CREATION & FABRICATION
Rabbi David Walk
In surveying the hundreds of articles I've composed over the past fifteen years, I noticed a troubling reality. There are certain Torah readings which inevitably get skipped. This makes sense because I often write about a holiday or special calendar event in lieu of the weekly parsha. Now, a few of those which get skipped over didn't overly bother me, because they were sections dealing with either the
First of all I must raise a particular difficulty in contemplating this complex reading. Our Torah is basically an opus describing the behavior of humanity. Actually, in our parsha we are presented with an alternative title for our Tanach or Bible, namely Zeh Sefer Toldot Adam (Genesis 5:1) or The Book Which Records the Undertakings of Mankind. Actually this phrase could be translated as 'these are the generations of the offspring of humanity', but like many phrases in Breishit there's both a literal and figurative meaning. So, even when we're discussing the mostly Godly activities, namely the process of Creation, we must search for the human element. Rabbi Soloveitchik is going to help us in this effort.
Before we get to the Rav's idea, there is a little ground work which must be laid down. The crucial word in the description of our world's birth is bara, which we translate as created. The traditional understanding of this term is to produce something from nothing. This activity is, of course, impossible for us. We require previously existing raw materials to make anything, not so God. The other generic term for God's activities during this period of Creation is assa, which we translate as make. This word denotes putting already existing materials together in new ways. We can do that.
The word bara appears three times in the first chapter of Breishit which describes the Creation. That means that there were only three instances in which God brought into existence stuff which had previously not existed. The big three are: In the beginning God bara heaven and earth (Breishit 1:1), and God bara the great fish and all living beasts (verse 21), and God bara a human in the image of God (verse 27). Only basic energy and matter, animal life and humanity were created. Everything else accomplished in the period of formation was made from combining already existing material and in scientifically explainable ways. We can replicate that behavior ourselves, and that gets us to Rabbi Soloveitchik's point.
The Rav asks the following question: Why did God at the end of this chapter only call the things which were made tov me'od (very good, verse 31)? I would have thought that the really good stuff would be the results of the more amazing acts of bara not the more mundane acts of assa. To answer this question the Rav begins by asking another question. How very Jewish of him! Here's the second question: Since the Omnipotent God could have created the finished product of our earth in an instant, why did the Deity only get to this stage through a long process? This is basically the same question asked at the beginning of the fifth chapter of Pirkei Avot (Why did God create the world with ten statements?), but with a radically different answer.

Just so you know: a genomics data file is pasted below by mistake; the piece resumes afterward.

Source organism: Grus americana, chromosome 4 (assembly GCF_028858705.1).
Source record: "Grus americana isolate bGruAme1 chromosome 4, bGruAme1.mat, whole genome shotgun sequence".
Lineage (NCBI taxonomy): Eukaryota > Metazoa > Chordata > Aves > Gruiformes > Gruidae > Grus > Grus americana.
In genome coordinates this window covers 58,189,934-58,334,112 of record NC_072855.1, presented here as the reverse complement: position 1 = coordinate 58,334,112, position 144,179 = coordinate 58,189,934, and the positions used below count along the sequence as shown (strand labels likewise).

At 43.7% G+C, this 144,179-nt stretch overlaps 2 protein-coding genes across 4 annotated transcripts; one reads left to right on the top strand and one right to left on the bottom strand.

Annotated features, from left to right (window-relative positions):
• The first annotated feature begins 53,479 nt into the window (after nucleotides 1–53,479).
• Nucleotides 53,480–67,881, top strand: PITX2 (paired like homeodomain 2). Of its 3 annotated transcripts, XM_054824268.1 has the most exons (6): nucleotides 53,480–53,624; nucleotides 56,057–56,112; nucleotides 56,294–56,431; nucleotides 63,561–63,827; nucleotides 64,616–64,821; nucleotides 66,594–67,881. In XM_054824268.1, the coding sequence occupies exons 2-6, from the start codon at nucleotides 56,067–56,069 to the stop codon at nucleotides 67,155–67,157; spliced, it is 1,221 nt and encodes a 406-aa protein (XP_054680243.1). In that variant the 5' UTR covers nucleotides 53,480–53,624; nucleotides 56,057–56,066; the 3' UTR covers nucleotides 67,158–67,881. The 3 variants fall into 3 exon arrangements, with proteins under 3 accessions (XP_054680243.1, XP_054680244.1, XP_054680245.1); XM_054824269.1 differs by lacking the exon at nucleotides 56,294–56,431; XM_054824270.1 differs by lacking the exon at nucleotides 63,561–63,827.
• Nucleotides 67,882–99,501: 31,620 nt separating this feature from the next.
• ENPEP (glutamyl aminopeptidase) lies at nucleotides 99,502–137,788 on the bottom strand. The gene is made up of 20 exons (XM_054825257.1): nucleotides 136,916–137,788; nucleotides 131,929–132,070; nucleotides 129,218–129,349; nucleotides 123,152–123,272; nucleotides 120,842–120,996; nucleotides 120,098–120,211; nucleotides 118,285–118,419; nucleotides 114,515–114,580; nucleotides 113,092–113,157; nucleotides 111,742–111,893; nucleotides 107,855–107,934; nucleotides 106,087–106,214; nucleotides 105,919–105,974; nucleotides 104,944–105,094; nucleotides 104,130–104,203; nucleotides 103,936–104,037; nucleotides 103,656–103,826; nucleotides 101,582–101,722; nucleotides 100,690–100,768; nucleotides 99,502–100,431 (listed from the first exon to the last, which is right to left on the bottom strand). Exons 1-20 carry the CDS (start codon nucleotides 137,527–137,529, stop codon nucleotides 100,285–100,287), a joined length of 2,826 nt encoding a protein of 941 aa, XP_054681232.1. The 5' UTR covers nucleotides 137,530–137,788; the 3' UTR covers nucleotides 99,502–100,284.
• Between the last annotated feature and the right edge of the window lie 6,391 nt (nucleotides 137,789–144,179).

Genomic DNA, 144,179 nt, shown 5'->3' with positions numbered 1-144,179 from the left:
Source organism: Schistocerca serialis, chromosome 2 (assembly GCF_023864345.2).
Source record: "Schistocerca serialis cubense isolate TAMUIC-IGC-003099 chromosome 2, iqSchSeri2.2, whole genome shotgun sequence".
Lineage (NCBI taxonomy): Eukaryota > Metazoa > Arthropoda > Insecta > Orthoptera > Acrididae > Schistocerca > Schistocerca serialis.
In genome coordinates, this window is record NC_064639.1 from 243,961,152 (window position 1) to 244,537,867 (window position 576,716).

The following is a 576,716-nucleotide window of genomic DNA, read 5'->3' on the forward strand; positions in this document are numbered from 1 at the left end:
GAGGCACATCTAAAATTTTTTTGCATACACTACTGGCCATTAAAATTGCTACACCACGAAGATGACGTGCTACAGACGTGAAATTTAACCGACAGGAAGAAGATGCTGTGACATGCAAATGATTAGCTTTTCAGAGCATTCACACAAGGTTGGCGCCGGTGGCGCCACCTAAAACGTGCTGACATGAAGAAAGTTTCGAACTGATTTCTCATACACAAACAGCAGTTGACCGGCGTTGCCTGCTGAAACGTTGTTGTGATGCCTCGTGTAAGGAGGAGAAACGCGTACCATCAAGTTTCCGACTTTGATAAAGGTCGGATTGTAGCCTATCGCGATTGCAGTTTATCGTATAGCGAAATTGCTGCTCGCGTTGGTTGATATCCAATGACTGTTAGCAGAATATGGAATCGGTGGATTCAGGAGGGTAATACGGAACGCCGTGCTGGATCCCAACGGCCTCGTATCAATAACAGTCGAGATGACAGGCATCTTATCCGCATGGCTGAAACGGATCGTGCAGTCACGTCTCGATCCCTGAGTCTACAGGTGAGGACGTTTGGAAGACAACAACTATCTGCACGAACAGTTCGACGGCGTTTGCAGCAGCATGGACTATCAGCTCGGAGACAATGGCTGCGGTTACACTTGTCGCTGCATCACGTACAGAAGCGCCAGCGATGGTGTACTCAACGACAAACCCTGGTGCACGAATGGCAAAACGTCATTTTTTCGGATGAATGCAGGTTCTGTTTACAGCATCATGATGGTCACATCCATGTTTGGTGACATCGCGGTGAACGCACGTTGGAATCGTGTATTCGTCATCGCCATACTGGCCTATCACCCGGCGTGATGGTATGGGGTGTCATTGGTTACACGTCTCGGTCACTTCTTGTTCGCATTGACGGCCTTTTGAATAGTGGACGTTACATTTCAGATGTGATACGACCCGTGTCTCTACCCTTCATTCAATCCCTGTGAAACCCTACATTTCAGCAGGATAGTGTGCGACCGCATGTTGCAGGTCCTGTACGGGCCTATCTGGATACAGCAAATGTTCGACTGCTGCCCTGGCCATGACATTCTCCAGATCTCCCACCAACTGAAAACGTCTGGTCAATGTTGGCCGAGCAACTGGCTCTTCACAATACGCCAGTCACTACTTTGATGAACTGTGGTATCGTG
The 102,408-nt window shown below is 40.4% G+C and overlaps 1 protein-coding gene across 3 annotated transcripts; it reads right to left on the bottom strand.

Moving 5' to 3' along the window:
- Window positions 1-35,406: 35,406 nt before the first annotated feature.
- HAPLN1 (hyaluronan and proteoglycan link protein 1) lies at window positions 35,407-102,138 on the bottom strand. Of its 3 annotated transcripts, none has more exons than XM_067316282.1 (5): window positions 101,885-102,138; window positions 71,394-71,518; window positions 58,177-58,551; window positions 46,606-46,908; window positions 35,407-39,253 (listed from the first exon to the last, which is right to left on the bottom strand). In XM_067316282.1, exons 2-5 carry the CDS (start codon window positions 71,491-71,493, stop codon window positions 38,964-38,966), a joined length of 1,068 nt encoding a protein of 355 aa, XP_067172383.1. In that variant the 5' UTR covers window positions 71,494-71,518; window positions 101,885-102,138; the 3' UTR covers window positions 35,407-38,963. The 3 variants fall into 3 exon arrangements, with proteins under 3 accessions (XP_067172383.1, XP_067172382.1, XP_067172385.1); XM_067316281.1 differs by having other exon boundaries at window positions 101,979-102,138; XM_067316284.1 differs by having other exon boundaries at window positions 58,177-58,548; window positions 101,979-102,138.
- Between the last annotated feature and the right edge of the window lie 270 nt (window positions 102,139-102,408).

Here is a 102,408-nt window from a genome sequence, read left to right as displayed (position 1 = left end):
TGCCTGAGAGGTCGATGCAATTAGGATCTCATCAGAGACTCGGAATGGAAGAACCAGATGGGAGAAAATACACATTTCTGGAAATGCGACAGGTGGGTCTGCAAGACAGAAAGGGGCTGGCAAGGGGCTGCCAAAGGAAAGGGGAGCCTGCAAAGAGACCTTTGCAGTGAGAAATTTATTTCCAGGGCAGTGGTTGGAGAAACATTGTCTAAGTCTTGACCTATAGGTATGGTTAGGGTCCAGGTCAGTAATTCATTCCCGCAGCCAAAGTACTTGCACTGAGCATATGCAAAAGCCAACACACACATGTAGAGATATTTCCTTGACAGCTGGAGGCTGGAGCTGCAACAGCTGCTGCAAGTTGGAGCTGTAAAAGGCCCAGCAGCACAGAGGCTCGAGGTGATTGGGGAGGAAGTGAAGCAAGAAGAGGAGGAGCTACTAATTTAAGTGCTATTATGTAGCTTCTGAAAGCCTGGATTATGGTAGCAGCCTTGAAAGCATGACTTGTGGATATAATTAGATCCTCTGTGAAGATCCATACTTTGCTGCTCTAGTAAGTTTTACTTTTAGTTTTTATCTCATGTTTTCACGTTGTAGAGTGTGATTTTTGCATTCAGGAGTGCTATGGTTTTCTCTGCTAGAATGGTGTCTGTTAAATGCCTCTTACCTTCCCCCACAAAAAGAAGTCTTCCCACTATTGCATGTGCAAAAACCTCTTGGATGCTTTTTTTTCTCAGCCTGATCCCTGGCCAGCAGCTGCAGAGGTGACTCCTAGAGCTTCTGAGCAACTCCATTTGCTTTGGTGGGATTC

To develop his answer, the Rav presents us with one more detail about the period of Creation. He quotes the famous Midrash that God created and destroyed multiple universes before settling on this one. He has God saying: Those (worlds) don't please Me; these do please Me. Even though the Rav admits that we can never get to the bottom of understanding how God thinks, nevertheless we can come to certain conclusions about God's motives. God's care and concern in the Creation of humanity we believe means that God wants us to be partners in the development of this realm. Therefore God displays a trial and error method for construction because we will have to do our part that way. Remember this book is a manual for humans, not a study of God. The best stuff in the world are the things into which we put the most effort. The Rav suggests child rearing as the paradigm for careful and continual attention to the get the desired product.
Then the Rav makes a final and indelible point. According to this Midrashic approach many worlds were destroyed and then rebuilt. It's many times more difficult to rebuild than to build initially. It wasn't such a big deal to plan and build the original
The whole point of all the details in the chapter of Creation is to present the young human race with the necessary pedagogic material to allow us to grow and develop. We have to learn how to lalechet b'derachov, to walk in God's ways. We may never understand why God does it a certain way, but, hopefully we can learn how God does things. If we want to be God's partner in this enterprise of world building, we must adopt God's methods. Then we can take our place as the heroes in The Book Which Records the Undertakings of Mankind.
You can subscribe to Rabbi Walk's weekly articles at WalkThroughTheParshafirstname.lastname@example.org